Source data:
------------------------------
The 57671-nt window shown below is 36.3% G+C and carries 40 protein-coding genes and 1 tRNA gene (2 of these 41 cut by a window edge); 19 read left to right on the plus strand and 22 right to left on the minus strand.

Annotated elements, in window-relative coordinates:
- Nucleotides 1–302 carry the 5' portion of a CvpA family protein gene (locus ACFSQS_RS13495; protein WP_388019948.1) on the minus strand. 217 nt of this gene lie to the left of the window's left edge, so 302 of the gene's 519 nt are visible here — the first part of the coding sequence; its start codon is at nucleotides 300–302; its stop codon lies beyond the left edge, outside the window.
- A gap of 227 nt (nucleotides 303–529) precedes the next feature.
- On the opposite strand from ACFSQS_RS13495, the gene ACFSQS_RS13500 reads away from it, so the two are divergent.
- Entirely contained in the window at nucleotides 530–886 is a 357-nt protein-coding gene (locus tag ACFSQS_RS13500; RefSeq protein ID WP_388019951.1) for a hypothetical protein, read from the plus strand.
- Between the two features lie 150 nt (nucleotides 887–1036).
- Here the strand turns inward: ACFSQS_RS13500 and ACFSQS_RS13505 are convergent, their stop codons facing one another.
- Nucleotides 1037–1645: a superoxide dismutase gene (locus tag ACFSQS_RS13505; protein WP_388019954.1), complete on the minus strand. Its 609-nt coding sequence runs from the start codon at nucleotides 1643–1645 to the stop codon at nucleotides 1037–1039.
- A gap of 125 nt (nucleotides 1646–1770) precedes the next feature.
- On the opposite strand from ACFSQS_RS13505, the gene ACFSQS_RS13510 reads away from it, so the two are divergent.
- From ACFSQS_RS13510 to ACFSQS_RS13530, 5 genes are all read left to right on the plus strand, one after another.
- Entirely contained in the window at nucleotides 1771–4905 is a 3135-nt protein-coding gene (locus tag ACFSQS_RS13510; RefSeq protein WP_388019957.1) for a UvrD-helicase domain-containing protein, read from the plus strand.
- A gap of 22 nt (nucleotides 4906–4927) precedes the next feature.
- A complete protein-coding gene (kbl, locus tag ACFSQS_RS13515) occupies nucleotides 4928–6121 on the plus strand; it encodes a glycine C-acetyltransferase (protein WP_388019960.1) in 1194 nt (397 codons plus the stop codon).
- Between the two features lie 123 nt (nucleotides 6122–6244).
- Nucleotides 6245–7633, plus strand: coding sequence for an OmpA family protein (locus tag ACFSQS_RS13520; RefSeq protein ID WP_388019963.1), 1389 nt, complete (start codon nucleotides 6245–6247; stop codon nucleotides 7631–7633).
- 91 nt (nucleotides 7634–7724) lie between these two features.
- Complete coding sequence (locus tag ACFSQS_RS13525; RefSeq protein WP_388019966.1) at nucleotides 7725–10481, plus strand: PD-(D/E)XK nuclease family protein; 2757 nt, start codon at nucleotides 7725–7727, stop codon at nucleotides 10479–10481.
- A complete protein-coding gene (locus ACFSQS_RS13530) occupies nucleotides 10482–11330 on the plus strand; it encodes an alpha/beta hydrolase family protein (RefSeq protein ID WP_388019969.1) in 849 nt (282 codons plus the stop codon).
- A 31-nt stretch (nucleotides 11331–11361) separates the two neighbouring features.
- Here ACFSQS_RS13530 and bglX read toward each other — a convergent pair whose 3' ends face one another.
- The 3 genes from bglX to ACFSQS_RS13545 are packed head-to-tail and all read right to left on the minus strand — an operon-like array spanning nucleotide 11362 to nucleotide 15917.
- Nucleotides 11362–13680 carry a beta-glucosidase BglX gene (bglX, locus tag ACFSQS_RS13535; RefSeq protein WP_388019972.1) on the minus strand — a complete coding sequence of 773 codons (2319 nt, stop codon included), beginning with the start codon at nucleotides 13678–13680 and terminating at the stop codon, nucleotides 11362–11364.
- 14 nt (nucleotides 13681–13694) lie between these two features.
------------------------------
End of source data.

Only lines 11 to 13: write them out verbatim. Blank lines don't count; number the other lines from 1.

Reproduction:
- On the opposite strand from ACFSQS_RS13505, the gene ACFSQS_RS13510 reads away from it, so the two are divergent.
- From ACFSQS_RS13510 to ACFSQS_RS13530, 5 genes are all read left to right on the plus strand, one after another.
- Entirely contained in the window at nucleotides 1771–4905 is a 3135-nt protein-coding gene (locus tag ACFSQS_RS13510; RefSeq protein WP_388019957.1) for a UvrD-helicase domain-containing protein, read from the plus strand.